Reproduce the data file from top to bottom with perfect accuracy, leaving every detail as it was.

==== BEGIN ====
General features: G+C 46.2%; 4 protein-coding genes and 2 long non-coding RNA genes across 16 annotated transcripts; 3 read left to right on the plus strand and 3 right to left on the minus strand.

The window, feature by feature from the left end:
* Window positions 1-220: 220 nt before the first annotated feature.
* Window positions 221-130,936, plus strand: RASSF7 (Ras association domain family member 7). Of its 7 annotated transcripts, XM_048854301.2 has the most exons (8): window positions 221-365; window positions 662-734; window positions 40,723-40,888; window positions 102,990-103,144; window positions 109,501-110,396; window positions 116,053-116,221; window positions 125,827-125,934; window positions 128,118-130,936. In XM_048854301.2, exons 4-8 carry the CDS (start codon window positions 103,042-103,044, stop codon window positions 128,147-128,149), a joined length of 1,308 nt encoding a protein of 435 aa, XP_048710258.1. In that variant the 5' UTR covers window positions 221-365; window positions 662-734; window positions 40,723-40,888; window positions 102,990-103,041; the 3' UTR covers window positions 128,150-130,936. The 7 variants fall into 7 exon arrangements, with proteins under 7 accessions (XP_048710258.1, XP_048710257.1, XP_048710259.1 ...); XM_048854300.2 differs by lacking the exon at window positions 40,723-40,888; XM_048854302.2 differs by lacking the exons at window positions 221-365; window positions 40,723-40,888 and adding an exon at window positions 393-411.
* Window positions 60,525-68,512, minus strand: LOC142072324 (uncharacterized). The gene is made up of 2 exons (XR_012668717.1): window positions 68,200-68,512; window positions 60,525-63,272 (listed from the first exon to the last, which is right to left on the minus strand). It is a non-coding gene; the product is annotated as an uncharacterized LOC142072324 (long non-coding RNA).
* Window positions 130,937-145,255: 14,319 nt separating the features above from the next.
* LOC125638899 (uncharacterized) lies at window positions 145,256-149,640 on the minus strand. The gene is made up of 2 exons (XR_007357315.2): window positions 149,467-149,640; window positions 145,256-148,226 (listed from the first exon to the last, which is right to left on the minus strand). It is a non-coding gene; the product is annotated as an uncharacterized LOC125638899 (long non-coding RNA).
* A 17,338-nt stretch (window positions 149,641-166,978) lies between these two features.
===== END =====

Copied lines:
General features: G+C 46.2%; 4 protein-coding genes and 2 long non-coding RNA genes across 16 annotated transcripts; 3 read left to right on the plus strand and 3 right to left on the minus strand.

The window, feature by feature from the left end:
* Window positions 1-220: 220 nt before the first annotated feature.
* Window positions 221-130,936, plus strand: RASSF7 (Ras association domain family member 7). Of its 7 annotated transcripts, XM_048854301.2 has the most exons (8): window positions 221-365; window positions 662-734; window positions 40,723-40,888; window positions 102,990-103,144; window positions 109,501-110,396; window positions 116,053-116,221; window positions 125,827-125,934; window positions 128,118-130,936. In XM_048854301.2, exons 4-8 carry the CDS (start codon window positions 103,042-103,044, stop codon window positions 128,147-128,149), a joined length of 1,308 nt encoding a protein of 435 aa, XP_048710258.1. In that variant the 5' UTR covers window positions 221-365; window positions 662-734; window positions 40,723-40,888; window positions 102,990-103,041; the 3' UTR covers window positions 128,150-130,936. The 7 variants fall into 7 exon arrangements, with proteins under 7 accessions (XP_048710258.1, XP_048710257.1, XP_048710259.1 ...); XM_048854300.2 differs by lacking the exon at window positions 40,723-40,888; XM_048854302.2 differs by lacking the exons at window positions 221-365; window positions 40,723-40,888 and adding an exon at window positions 393-411.
* Window positions 60,525-68,512, minus strand: LOC142072324 (uncharacterized). The gene is made up of 2 exons (XR_012668717.1): window positions 68,200-68,512; window positions 60,525-63,272 (listed from the first exon to the last, which is right to left on the minus strand). It is a non-coding gene; the product is annotated as an uncharacterized LOC142072324 (long non-coding RNA).
* Window positions 130,937-145,255: 14,319 nt separating the features above from the next.
* LOC125638899 (uncharacterized) lies at window positions 145,256-149,640 on the minus strand. The gene is made up of 2 exons (XR_007357315.2): window positions 149,467-149,640; window positions 145,256-148,226 (listed from the first exon to the last, which is right to left on the minus strand). It is a non-coding gene; the product is annotated as an uncharacterized LOC125638899 (long non-coding RNA).
* A 17,338-nt stretch (window positions 149,641-166,978) lies between these two features.